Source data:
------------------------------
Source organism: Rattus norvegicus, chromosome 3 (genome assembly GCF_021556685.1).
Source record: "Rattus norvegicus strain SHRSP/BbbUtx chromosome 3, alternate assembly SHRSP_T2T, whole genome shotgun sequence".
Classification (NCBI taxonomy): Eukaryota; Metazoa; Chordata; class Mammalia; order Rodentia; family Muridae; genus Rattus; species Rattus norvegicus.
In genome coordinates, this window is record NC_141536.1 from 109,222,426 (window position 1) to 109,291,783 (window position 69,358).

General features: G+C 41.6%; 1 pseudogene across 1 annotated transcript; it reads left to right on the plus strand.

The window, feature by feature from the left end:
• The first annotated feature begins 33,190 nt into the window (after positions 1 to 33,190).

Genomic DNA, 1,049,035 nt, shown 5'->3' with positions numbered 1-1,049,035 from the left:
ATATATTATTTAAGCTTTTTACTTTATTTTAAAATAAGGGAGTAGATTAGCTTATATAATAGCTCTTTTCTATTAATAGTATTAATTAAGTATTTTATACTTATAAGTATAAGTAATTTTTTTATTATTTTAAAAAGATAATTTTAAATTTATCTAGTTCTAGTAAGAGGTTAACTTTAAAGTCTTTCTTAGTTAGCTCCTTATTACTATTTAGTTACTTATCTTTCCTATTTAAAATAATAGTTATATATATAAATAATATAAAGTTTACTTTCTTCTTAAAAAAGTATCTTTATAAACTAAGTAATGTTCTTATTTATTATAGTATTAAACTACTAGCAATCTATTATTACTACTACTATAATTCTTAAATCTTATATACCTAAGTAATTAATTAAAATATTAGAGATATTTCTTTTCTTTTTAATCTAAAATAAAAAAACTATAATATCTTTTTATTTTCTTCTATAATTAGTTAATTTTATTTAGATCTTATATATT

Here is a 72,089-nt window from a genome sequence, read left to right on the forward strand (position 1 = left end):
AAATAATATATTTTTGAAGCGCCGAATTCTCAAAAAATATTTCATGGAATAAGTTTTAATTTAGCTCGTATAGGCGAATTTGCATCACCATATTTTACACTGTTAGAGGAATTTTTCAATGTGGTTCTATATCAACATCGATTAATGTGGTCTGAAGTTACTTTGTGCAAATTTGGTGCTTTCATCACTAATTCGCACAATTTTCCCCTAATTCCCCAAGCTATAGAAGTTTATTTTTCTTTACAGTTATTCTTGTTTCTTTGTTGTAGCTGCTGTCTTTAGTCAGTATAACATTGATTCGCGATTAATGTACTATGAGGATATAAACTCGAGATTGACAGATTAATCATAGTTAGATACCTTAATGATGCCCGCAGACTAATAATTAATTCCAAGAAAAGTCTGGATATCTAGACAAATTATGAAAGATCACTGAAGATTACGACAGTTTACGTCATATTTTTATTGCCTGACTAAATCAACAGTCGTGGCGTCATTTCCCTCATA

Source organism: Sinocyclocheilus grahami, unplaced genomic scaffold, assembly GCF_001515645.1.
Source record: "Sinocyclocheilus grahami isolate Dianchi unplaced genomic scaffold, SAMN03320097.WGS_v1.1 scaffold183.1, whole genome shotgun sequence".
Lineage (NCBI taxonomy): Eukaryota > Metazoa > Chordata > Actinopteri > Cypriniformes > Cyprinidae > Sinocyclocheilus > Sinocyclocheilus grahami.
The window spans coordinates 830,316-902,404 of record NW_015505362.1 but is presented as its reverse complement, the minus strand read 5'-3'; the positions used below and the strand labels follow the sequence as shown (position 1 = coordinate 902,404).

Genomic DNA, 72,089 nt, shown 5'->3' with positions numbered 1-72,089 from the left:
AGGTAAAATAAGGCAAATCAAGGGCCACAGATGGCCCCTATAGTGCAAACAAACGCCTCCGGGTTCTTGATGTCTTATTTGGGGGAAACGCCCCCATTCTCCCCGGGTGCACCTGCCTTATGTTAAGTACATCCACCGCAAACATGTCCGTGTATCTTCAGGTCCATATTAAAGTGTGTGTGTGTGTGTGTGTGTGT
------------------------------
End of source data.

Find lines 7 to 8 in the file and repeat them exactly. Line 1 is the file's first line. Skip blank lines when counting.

• The first annotated feature begins 33,190 nt into the window (after positions 1 to 33,190).

Genomic DNA, 1,049,035 nt, shown 5'->3' with positions numbered 1-1,049,035 from the left: